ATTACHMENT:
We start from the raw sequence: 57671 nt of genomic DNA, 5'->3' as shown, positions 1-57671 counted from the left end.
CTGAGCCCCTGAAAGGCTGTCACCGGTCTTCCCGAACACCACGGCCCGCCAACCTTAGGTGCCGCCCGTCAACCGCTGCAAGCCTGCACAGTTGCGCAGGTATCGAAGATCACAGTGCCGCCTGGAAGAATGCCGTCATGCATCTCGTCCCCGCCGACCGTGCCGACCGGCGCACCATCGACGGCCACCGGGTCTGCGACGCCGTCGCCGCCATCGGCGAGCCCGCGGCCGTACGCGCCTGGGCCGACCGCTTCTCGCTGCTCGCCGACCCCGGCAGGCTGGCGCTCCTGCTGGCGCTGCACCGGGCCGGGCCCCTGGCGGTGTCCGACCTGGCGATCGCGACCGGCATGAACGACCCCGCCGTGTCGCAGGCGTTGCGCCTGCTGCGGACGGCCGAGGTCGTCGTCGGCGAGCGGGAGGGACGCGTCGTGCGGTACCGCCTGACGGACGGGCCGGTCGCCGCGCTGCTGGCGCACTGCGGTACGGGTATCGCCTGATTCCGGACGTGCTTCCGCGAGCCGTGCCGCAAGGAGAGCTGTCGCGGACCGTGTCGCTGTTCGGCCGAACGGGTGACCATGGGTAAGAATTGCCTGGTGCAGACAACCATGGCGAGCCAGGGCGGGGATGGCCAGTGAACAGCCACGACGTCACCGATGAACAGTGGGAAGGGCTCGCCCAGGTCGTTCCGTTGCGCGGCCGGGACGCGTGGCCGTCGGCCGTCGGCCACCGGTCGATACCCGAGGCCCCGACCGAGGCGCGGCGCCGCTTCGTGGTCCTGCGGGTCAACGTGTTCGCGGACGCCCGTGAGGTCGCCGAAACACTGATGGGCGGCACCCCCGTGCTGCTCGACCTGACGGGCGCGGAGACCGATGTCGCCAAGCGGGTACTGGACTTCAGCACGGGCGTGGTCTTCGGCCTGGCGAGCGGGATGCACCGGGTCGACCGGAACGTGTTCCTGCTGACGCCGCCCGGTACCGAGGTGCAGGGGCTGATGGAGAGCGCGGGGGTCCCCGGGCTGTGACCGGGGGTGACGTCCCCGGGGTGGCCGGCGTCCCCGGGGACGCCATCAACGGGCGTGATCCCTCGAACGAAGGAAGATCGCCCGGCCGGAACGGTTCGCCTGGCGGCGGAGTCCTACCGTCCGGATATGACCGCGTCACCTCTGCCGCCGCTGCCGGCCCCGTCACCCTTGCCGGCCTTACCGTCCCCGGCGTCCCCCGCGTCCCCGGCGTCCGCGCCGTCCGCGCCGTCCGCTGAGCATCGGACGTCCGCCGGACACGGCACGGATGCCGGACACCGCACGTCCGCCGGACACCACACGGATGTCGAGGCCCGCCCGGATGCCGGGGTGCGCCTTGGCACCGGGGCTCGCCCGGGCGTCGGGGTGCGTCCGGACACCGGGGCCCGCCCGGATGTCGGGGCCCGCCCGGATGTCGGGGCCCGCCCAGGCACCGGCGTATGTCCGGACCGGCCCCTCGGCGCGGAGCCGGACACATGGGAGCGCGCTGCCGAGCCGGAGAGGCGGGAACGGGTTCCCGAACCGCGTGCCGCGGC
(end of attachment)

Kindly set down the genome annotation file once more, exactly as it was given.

We start from the raw sequence: 57671 nt of genomic DNA, 5'->3' as shown, positions 1-57671 counted from the left end.
CTGAGCCCCTGAAAGGCTGTCACCGGTCTTCCCGAACACCACGGCCCGCCAACCTTAGGTGCCGCCCGTCAACCGCTGCAAGCCTGCACAGTTGCGCAGGTATCGAAGATCACAGTGCCGCCTGGAAGAATGCCGTCATGCATCTCGTCCCCGCCGACCGTGCCGACCGGCGCACCATCGACGGCCACCGGGTCTGCGACGCCGTCGCCGCCATCGGCGAGCCCGCGGCCGTACGCGCCTGGGCCGACCGCTTCTCGCTGCTCGCCGACCCCGGCAGGCTGGCGCTCCTGCTGGCGCTGCACCGGGCCGGGCCCCTGGCGGTGTCCGACCTGGCGATCGCGACCGGCATGAACGACCCCGCCGTGTCGCAGGCGTTGCGCCTGCTGCGGACGGCCGAGGTCGTCGTCGGCGAGCGGGAGGGACGCGTCGTGCGGTACCGCCTGACGGACGGGCCGGTCGCCGCGCTGCTGGCGCACTGCGGTACGGGTATCGCCTGATTCCGGACGTGCTTCCGCGAGCCGTGCCGCAAGGAGAGCTGTCGCGGACCGTGTCGCTGTTCGGCCGAACGGGTGACCATGGGTAAGAATTGCCTGGTGCAGACAACCATGGCGAGCCAGGGCGGGGATGGCCAGTGAACAGCCACGACGTCACCGATGAACAGTGGGAAGGGCTCGCCCAGGTCGTTCCGTTGCGCGGCCGGGACGCGTGGCCGTCGGCCGTCGGCCACCGGTCGATACCCGAGGCCCCGACCGAGGCGCGGCGCCGCTTCGTGGTCCTGCGGGTCAACGTGTTCGCGGACGCCCGTGAGGTCGCCGAAACACTGATGGGCGGCACCCCCGTGCTGCTCGACCTGACGGGCGCGGAGACCGATGTCGCCAAGCGGGTACTGGACTTCAGCACGGGCGTGGTCTTCGGCCTGGCGAGCGGGATGCACCGGGTCGACCGGAACGTGTTCCTGCTGACGCCGCCCGGTACCGAGGTGCAGGGGCTGATGGAGAGCGCGGGGGTCCCCGGGCTGTGACCGGGGGTGACGTCCCCGGGGTGGCCGGCGTCCCCGGGGACGCCATCAACGGGCGTGATCCCTCGAACGAAGGAAGATCGCCCGGCCGGAACGGTTCGCCTGGCGGCGGAGTCCTACCGTCCGGATATGACCGCGTCACCTCTGCCGCCGCTGCCGGCCCCGTCACCCTTGCCGGCCTTACCGTCCCCGGCGTCCCCCGCGTCCCCGGCGTCCGCGCCGTCCGCGCCGTCCGCTGAGCATCGGACGTCCGCCGGACACGGCACGGATGCCGGACACCGCACGTCCGCCGGACACCACACGGATGTCGAGGCCCGCCCGGATGCCGGGGTGCGCCTTGGCACCGGGGCTCGCCCGGGCGTCGGGGTGCGTCCGGACACCGGGGCCCGCCCGGATGTCGGGGCCCGCCCGGATGTCGGGGCCCGCCCAGGCACCGGCGTATGTCCGGACCGGCCCCTCGGCGCGGAGCCGGACACATGGGAGCGCGCTGCCGAGCCGGAGAGGCGGGAACGGGTTCCCGAACCGCGTGCCGCGGC